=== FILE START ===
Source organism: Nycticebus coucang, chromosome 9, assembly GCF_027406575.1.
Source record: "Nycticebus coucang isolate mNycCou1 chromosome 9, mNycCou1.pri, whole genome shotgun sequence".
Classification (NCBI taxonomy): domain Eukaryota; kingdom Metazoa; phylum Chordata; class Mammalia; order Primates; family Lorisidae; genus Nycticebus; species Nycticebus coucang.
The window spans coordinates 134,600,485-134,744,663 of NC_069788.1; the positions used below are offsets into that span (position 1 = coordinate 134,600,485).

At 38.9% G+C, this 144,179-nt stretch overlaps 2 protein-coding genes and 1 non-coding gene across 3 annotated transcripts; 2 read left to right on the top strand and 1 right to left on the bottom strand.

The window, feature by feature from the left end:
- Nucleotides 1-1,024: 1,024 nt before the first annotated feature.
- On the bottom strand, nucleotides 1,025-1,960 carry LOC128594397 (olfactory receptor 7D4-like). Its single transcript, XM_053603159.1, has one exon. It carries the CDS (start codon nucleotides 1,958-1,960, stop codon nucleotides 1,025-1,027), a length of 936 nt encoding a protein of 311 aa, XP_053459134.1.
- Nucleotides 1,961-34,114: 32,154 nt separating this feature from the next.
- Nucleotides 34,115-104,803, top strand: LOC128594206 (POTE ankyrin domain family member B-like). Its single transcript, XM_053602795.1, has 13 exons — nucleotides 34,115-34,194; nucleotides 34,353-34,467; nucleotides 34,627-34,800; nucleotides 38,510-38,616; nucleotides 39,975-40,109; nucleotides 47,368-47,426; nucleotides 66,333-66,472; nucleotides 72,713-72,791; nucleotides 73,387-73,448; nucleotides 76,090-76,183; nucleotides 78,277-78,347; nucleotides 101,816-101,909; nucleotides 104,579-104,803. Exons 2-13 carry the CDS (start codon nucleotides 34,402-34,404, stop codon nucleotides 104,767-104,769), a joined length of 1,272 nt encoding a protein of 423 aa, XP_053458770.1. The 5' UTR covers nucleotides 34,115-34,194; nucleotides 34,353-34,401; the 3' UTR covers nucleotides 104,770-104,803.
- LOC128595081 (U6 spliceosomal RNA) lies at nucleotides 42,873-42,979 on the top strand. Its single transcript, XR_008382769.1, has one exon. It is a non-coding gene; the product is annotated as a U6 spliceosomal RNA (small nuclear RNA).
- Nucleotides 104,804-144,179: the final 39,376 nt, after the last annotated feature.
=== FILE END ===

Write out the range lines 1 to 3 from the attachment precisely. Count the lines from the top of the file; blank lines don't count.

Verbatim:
Source organism: Nycticebus coucang, chromosome 9, assembly GCF_027406575.1.
Source record: "Nycticebus coucang isolate mNycCou1 chromosome 9, mNycCou1.pri, whole genome shotgun sequence".
Classification (NCBI taxonomy): domain Eukaryota; kingdom Metazoa; phylum Chordata; class Mammalia; order Primates; family Lorisidae; genus Nycticebus; species Nycticebus coucang.